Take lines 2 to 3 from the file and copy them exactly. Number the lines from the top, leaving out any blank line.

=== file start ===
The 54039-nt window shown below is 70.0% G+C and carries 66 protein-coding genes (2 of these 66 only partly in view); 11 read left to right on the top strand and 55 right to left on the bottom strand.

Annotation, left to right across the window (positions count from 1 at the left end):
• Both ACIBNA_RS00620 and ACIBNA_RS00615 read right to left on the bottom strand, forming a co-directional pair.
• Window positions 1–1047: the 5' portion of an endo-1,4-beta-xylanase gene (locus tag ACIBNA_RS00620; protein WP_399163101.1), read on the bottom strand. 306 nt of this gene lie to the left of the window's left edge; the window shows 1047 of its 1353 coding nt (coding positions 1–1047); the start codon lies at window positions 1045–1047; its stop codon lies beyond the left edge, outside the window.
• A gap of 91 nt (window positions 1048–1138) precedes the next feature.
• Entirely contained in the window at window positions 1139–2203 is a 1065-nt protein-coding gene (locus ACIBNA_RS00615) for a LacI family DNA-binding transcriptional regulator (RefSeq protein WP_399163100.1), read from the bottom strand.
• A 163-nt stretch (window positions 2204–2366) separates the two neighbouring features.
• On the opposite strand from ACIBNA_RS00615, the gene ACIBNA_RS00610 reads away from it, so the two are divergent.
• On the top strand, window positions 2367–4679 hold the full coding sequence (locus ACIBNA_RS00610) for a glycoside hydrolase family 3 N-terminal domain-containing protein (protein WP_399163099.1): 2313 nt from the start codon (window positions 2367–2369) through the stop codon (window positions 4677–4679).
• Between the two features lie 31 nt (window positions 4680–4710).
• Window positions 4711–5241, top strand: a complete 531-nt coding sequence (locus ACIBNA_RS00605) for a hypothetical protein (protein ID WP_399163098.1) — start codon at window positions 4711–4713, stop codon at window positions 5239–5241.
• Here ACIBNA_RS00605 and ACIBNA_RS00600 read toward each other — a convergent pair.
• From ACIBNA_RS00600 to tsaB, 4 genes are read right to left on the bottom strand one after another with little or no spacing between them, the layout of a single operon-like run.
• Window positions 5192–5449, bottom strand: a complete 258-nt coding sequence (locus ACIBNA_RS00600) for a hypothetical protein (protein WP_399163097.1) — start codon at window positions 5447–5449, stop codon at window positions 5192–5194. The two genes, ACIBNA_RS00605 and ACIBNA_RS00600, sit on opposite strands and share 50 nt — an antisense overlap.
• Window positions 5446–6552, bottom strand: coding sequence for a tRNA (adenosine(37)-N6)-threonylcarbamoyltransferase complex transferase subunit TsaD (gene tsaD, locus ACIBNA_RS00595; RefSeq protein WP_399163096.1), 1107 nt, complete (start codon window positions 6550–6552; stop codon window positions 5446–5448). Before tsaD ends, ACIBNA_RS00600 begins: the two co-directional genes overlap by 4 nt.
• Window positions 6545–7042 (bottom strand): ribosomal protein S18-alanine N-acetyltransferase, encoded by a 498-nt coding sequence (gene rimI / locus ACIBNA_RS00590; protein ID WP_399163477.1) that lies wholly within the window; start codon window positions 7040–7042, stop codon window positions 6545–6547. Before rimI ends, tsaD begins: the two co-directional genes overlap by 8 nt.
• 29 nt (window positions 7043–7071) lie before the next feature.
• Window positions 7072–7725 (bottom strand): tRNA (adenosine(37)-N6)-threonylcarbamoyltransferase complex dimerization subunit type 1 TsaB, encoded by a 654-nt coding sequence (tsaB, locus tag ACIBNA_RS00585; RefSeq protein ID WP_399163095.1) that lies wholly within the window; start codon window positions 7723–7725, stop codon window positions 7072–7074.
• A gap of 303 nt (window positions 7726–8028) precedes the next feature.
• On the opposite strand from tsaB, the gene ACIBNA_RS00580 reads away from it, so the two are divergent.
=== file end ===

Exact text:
Annotation, left to right across the window (positions count from 1 at the left end):
• Both ACIBNA_RS00620 and ACIBNA_RS00615 read right to left on the bottom strand, forming a co-directional pair.